We are bombarded by info about mortgage rates. You can’t even listen to the radio for long these days without hearing an ad imploring you to “refinance now, as rates have turned lower.”

Here’s the problem: Much of the general rate information reported to consumers is just too old and generic to be helpful to actual living, breathing people, spiffy commercials notwithstanding.

Consumer media outlets report on mortgage rates as if they move glacially and are the same everywhere, for everybody. This, simply put, is wrong. Mortgage rates are constantly changing and vary by location, by loan product and terms, and by borrower.

Most people are left with the impression that mortgage rates are less dynamic than they are. That’s because the rates are complex to follow, so most reports about them have to be overly simplified to focus on averages for the most popular loan products.

Most consumer-targeted mortgage rate stories are based on the weekly reports issued by Freddie Mac on the averages they collect by surveying lenders. These reports come out every Thursday.

Even if you accept these simple averages as representative of the overall trend—when rates are on the move—the weekly averages are slow to represent the true current levels.

The misdirection game

Last week, the news on Thursday was “Mortgage Rates Largely Unchanged.” That’s because the Freddie Mac survey average last week for the 30-year conforming rate was 3.42%, exactly the same average as the previous week.

That would make you think that rates are very calm. And in terms of the weekly series, the average reported last week was only 1 basis point higher than the lowest weekly point this year, which was reported back on July 7. (A basis point is 0.01 percentage point.)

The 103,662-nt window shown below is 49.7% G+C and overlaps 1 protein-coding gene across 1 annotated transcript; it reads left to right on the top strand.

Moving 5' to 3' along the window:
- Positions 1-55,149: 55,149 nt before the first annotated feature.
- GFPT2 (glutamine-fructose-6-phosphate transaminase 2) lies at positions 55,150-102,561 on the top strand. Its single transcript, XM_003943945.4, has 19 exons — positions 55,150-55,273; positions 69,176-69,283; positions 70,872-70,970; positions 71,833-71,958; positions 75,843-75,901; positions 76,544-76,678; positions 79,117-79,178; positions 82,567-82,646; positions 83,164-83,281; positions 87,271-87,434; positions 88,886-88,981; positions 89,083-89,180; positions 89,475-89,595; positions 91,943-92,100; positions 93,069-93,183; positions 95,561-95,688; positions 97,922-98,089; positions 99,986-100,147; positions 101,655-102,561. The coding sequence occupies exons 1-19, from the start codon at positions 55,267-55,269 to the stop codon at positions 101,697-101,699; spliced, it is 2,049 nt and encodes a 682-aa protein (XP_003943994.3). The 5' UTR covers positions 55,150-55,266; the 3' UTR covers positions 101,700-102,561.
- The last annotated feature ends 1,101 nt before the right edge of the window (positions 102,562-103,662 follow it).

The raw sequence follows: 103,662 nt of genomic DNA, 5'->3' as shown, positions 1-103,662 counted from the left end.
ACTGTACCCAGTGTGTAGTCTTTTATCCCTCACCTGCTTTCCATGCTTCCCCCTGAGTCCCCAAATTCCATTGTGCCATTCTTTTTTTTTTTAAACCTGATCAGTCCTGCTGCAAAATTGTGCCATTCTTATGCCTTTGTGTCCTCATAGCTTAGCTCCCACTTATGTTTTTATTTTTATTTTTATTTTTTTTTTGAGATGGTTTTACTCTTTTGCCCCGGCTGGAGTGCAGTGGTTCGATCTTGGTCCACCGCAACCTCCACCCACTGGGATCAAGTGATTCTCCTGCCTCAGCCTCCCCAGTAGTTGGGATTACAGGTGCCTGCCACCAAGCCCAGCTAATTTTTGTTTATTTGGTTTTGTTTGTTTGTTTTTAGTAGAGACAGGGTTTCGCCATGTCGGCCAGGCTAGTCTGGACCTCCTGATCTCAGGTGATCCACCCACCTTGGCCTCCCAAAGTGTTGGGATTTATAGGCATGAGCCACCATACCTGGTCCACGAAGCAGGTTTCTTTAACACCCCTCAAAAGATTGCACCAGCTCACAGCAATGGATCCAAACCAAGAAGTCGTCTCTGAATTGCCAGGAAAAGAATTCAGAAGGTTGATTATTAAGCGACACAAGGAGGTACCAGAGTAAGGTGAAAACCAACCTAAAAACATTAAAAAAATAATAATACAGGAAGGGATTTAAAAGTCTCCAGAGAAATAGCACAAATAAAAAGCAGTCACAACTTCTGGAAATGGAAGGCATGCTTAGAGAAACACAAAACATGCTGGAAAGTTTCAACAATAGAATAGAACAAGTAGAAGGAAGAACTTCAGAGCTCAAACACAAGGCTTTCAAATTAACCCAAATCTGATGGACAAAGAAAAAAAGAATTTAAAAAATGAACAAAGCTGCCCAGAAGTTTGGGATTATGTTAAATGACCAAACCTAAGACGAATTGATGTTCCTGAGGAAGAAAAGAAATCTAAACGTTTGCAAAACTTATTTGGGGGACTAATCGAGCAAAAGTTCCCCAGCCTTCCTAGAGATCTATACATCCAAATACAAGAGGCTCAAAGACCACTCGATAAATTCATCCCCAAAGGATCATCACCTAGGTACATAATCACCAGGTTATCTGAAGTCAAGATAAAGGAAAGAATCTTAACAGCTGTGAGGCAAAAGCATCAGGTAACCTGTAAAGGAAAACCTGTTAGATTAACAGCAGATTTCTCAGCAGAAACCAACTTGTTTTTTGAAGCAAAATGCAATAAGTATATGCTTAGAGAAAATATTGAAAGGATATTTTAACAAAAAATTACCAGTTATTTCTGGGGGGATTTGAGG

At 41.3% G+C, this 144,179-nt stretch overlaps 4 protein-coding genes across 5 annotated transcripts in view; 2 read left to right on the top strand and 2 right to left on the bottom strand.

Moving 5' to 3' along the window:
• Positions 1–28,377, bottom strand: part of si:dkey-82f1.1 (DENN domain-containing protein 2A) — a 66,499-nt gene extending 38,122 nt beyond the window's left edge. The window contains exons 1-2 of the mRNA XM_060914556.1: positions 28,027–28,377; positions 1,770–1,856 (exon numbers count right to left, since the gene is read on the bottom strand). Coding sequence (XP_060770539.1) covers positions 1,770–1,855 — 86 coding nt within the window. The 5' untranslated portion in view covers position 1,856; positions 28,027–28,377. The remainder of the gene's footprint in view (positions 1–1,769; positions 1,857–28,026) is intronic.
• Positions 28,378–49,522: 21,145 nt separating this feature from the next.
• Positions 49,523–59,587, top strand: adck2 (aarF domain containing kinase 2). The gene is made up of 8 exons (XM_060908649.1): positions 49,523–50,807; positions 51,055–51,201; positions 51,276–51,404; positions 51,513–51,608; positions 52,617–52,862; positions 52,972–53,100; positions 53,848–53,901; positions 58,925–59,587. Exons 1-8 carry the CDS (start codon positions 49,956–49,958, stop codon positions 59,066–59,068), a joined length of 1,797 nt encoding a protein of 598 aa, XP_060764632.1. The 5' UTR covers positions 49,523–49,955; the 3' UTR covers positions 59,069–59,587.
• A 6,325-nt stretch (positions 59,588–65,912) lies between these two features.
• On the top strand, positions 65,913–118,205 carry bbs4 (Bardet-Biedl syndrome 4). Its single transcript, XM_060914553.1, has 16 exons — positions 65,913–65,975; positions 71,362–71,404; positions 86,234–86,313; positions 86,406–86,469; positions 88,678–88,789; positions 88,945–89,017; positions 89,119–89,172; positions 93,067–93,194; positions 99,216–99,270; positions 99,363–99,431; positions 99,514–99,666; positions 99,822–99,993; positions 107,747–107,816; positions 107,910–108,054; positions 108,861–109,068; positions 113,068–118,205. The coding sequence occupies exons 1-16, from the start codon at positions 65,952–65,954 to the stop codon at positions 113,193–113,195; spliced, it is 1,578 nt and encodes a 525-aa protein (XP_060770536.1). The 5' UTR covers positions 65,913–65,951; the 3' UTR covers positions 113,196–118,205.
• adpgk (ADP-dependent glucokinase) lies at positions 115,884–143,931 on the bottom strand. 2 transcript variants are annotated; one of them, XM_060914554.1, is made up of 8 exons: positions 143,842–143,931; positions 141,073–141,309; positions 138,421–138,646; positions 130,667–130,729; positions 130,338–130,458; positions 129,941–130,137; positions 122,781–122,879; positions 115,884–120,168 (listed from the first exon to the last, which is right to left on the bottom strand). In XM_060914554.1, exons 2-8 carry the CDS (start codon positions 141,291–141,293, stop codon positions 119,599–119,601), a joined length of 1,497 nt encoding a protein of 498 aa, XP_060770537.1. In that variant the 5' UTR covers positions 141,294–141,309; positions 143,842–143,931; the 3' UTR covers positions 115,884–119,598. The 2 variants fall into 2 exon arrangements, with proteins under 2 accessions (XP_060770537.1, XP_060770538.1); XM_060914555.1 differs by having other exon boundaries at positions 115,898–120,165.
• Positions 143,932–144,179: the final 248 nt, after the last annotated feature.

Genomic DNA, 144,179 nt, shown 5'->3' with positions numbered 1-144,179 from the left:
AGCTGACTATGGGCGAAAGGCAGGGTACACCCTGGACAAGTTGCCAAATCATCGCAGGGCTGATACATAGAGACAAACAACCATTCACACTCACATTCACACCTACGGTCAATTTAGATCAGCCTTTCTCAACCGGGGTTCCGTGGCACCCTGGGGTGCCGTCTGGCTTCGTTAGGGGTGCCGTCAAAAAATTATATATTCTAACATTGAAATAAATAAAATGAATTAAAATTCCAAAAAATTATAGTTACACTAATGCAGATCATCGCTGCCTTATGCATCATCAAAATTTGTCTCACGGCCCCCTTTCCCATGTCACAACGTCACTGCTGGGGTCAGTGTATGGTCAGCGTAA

But this weekly view gives you the false impression that rates are stable and have been all summer and fall. In reality, rates have been fairly volatile. By my calculations of daily averages of lender rate offers, mortgage rates have moved an average of 5 basis points within each week since the last week in June. Five basis points affects a monthly payment amount by 0.6%, so this is anything but calm.

Over the past 15 weeks, we’ve had seven down weeks and eight up weeks in rates. That’s why they seem unchanged.

And last week saw the single biggest amount of weekly change during that time period—upward movement.

So here’s the most confident forecast I can give you about mortgage rates: We’ll see many news reports on Thursday about how rates have jumped in the past week. The average for the 30-year conforming rate will likely be reported on Thursday as being up more than 10 basis points and possibly up by as much as 14 basis points.

The current upward movement in rates is a reflection of financial markets globally expecting less quantitative easing from the European Central Bank and another hike by the Federal Reserve this December.

It is tough to predict exactly where rates will be in any given day, week, or month, but the general consensus from here is that we are likely to see a gradual movement upward.

When the media begin to focus on this, expect a lot of focus—and rightfully so—about the impact of higher rates to borrowers.